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Our country’s denial of basic human rights to adopted people is utterly shameful

Dr Aisling Parkes and Dr Simone McCaughren


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Scene: The nursery at Sean Ross Abbey mother-and-baby home, Roscrea, Co Tipperary.

Scene: The nursery at Sean Ross Abbey mother-and-baby home, Roscrea, Co Tipperary.

Scene: The nursery at Sean Ross Abbey mother-and-baby home, Roscrea, Co Tipperary.

The renewed controversy about the basic right of access to birth information for adopted people often misses a key point – the very same issues are facing adopted children born today. Successive Irish governments have failed to resolve the long-standing need to guarantee a basic right of access to such information. The very real impact of this is a lack of human rights of children adopted now – just as was the case for those adopted in the past.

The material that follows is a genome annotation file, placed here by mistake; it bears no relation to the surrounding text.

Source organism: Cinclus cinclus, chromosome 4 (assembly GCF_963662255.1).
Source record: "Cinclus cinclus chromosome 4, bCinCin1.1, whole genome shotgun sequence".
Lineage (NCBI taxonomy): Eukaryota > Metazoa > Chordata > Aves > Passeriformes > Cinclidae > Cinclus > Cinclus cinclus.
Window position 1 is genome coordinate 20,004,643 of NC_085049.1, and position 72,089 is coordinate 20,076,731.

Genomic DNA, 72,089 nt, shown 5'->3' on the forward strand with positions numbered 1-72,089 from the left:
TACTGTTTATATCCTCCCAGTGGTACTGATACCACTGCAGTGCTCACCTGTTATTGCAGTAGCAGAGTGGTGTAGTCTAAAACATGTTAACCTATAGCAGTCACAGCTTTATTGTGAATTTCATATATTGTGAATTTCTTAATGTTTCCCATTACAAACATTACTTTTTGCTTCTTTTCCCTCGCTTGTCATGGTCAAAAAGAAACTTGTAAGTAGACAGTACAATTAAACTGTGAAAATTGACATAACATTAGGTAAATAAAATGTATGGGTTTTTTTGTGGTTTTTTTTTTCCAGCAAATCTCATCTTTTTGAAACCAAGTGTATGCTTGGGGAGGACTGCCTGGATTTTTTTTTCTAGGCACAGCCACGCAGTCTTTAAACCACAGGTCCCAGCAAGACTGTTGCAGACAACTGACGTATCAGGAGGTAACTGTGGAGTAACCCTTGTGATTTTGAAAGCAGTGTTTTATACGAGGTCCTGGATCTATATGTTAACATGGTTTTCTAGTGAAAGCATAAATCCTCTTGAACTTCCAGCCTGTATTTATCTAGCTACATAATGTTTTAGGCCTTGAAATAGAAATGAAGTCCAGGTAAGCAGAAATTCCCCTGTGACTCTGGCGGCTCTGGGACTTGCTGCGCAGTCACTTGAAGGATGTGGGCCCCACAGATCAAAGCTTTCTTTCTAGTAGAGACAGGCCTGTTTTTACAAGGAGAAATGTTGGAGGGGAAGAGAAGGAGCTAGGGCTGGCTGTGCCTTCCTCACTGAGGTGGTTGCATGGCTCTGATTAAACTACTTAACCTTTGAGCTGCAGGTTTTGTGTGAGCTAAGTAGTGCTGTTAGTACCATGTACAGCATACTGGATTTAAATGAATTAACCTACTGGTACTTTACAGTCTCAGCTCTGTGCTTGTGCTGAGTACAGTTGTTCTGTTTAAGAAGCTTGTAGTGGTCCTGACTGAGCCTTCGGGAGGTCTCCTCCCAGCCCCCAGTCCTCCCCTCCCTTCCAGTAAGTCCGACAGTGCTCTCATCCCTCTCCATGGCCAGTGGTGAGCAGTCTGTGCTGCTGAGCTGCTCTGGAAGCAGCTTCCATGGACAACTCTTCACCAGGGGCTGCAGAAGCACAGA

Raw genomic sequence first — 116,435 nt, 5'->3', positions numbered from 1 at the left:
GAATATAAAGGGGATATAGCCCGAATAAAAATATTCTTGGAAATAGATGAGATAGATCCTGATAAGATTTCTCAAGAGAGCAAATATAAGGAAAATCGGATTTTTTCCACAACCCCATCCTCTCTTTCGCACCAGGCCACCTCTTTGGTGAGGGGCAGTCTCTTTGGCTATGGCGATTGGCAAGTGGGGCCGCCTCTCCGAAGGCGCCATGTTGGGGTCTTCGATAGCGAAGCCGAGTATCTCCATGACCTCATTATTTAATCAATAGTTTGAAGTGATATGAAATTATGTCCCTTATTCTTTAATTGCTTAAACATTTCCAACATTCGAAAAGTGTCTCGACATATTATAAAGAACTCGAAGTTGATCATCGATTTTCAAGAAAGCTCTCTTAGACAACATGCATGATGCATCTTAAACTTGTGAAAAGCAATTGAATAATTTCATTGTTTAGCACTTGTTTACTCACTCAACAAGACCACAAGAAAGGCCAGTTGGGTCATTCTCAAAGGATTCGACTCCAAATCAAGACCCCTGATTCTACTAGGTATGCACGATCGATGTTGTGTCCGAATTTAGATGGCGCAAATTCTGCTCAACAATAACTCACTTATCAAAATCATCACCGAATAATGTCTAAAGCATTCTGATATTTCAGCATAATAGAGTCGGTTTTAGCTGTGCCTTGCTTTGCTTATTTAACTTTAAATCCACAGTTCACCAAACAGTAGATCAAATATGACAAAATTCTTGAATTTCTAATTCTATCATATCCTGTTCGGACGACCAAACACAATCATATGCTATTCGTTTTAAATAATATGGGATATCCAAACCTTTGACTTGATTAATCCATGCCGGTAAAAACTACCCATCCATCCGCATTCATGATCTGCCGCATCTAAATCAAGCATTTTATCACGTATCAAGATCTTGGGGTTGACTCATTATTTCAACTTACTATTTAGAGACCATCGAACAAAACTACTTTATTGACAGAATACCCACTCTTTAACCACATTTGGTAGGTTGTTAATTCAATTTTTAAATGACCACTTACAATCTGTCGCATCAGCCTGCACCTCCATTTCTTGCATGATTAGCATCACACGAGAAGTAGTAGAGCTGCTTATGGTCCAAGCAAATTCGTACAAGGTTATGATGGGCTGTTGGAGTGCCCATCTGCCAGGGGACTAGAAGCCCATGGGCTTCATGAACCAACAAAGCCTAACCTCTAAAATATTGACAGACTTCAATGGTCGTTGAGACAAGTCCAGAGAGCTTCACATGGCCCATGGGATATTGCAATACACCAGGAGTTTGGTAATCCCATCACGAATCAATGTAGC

The reason we find ourselves in this no man’s land is due only in part to a history of adoption built on secrecy and denial. It is also a result of an interpretation given to a Supreme Court decision of IOT v B in 1998. Subsequent interpretations of this judgment, which relates to two cases of informal adoption, has had a huge knock-on effect on the disclosure of birth information to adoptees. It has resulted in an overly conservative approach that continues to suppress the needs and rights of adoptees and prioritises the privacy rights of birth mothers.


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